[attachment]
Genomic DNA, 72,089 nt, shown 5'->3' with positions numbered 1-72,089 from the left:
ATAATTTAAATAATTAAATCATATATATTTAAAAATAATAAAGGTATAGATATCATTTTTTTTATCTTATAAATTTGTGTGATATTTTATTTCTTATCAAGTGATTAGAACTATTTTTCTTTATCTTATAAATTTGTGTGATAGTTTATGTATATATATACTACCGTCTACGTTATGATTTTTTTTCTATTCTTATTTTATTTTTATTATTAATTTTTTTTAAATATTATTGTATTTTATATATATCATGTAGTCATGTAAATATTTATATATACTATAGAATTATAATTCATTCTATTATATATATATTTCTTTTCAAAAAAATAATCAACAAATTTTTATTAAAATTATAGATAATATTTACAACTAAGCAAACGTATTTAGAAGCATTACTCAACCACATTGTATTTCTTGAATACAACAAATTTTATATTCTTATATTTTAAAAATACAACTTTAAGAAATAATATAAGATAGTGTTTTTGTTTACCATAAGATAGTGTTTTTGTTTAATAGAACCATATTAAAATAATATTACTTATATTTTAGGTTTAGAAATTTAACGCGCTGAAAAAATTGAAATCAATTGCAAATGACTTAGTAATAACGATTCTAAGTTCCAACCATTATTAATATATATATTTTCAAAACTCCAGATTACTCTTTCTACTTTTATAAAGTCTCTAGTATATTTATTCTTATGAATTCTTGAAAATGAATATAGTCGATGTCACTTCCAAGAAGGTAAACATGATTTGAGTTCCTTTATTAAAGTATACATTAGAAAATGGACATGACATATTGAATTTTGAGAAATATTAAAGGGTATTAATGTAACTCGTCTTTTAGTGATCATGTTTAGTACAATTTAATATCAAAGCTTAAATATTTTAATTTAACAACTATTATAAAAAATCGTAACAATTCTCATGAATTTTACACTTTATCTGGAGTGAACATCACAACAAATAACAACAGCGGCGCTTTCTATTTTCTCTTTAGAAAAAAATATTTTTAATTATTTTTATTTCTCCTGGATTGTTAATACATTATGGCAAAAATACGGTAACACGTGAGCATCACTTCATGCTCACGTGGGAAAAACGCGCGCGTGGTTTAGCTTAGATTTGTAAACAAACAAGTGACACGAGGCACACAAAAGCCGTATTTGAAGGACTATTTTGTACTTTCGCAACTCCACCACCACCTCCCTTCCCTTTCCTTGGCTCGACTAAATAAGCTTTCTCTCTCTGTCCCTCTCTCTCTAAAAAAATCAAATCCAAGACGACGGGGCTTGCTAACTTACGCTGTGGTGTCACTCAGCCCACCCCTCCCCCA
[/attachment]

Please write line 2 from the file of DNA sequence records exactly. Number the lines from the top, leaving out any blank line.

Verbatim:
ATAATTTAAATAATTAAATCATATATATTTAAAAATAATAAAGGTATAGATATCATTTTTTTTATCTTATAAATTTGTGTGATATTTTATTTCTTATCAAGTGATTAGAACTATTTTTCTTTATCTTATAAATTTGTGTGATAGTTTATGTATATATATACTACCGTCTACGTTATGATTTTTTTTCTATTCTTATTTTATTTTTATTATTAATTTTTTTTAAATATTATTGTATTTTATATATATCATGTAGTCATGTAAATATTTATATATACTATAGAATTATAATTCATTCTATTATATATATATTTCTTTTCAAAAAAATAATCAACAAATTTTTATTAAAATTATAGATAATATTTACAACTAAGCAAACGTATTTAGAAGCATTACTCAACCACATTGTATTTCTTGAATACAACAAATTTTATATTCTTATATTTTAAAAATACAACTTTAAGAAATAATATAAGATAGTGTTTTTGTTTACCATAAGATAGTGTTTTTGTTTAATAGAACCATATTAAAATAATATTACTTATATTTTAGGTTTAGAAATTTAACGCGCTGAAAAAATTGAAATCAATTGCAAATGACTTAGTAATAACGATTCTAAGTTCCAACCATTATTAATATATATATTTTCAAAACTCCAGATTACTCTTTCTACTTTTATAAAGTCTCTAGTATATTTATTCTTATGAATTCTTGAAAATGAATATAGTCGATGTCACTTCCAAGAAGGTAAACATGATTTGAGTTCCTTTATTAAAGTATACATTAGAAAATGGACATGACATATTGAATTTTGAGAAATATTAAAGGGTATTAATGTAACTCGTCTTTTAGTGATCATGTTTAGTACAATTTAATATCAAAGCTTAAATATTTTAATTTAACAACTATTATAAAAAATCGTAACAATTCTCATGAATTTTACACTTTATCTGGAGTGAACATCACAACAAATAACAACAGCGGCGCTTTCTATTTTCTCTTTAGAAAAAAATATTTTTAATTATTTTTATTTCTCCTGGATTGTTAATACATTATGGCAAAAATACGGTAACACGTGAGCATCACTTCATGCTCACGTGGGAAAAACGCGCGCGTGGTTTAGCTTAGATTTGTAAACAAACAAGTGACACGAGGCACACAAAAGCCGTATTTGAAGGACTATTTTGTACTTTCGCAACTCCACCACCACCTCCCTTCCCTTTCCTTGGCTCGACTAAATAAGCTTTCTCTCTCTGTCCCTCTCTCTCTAAAAAAATCAAATCCAAGACGACGGGGCTTGCTAACTTACGCTGTGGTGTCACTCAGCCCACCCCTCCCCCA